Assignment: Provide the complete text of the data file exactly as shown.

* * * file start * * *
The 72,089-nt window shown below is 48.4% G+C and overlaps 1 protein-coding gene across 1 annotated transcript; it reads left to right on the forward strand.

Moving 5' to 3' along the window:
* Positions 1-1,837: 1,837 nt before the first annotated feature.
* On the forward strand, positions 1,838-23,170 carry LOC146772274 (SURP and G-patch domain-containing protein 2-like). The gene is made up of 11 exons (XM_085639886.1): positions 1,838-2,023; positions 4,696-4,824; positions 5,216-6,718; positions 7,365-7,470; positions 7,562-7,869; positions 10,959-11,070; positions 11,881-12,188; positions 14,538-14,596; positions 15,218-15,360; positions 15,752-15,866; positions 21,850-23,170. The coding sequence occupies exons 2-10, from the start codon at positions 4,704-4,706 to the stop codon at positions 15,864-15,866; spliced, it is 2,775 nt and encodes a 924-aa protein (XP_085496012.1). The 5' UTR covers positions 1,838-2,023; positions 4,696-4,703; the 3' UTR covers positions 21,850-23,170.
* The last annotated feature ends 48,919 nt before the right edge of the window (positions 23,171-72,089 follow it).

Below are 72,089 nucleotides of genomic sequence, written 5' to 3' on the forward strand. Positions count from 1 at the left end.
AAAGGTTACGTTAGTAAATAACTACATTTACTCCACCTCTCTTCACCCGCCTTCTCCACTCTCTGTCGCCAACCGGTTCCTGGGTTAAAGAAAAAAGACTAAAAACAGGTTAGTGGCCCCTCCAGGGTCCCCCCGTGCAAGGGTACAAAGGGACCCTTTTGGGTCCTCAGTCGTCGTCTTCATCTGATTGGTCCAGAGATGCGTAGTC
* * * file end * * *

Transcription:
The 72,089-nt window shown below is 48.4% G+C and overlaps 1 protein-coding gene across 1 annotated transcript; it reads left to right on the forward strand.

Moving 5' to 3' along the window:
* Positions 1-1,837: 1,837 nt before the first annotated feature.
* On the forward strand, positions 1,838-23,170 carry LOC146772274 (SURP and G-patch domain-containing protein 2-like). The gene is made up of 11 exons (XM_085639886.1): positions 1,838-2,023; positions 4,696-4,824; positions 5,216-6,718; positions 7,365-7,470; positions 7,562-7,869; positions 10,959-11,070; positions 11,881-12,188; positions 14,538-14,596; positions 15,218-15,360; positions 15,752-15,866; positions 21,850-23,170. The coding sequence occupies exons 2-10, from the start codon at positions 4,704-4,706 to the stop codon at positions 15,864-15,866; spliced, it is 2,775 nt and encodes a 924-aa protein (XP_085496012.1). The 5' UTR covers positions 1,838-2,023; positions 4,696-4,703; the 3' UTR covers positions 21,850-23,170.
* The last annotated feature ends 48,919 nt before the right edge of the window (positions 23,171-72,089 follow it).

Below are 72,089 nucleotides of genomic sequence, written 5' to 3' on the forward strand. Positions count from 1 at the left end.
AAAGGTTACGTTAGTAAATAACTACATTTACTCCACCTCTCTTCACCCGCCTTCTCCACTCTCTGTCGCCAACCGGTTCCTGGGTTAAAGAAAAAAGACTAAAAACAGGTTAGTGGCCCCTCCAGGGTCCCCCCGTGCAAGGGTACAAAGGGACCCTTTTGGGTCCTCAGTCGTCGTCTTCATCTGATTGGTCCAGAGATGCGTAGTC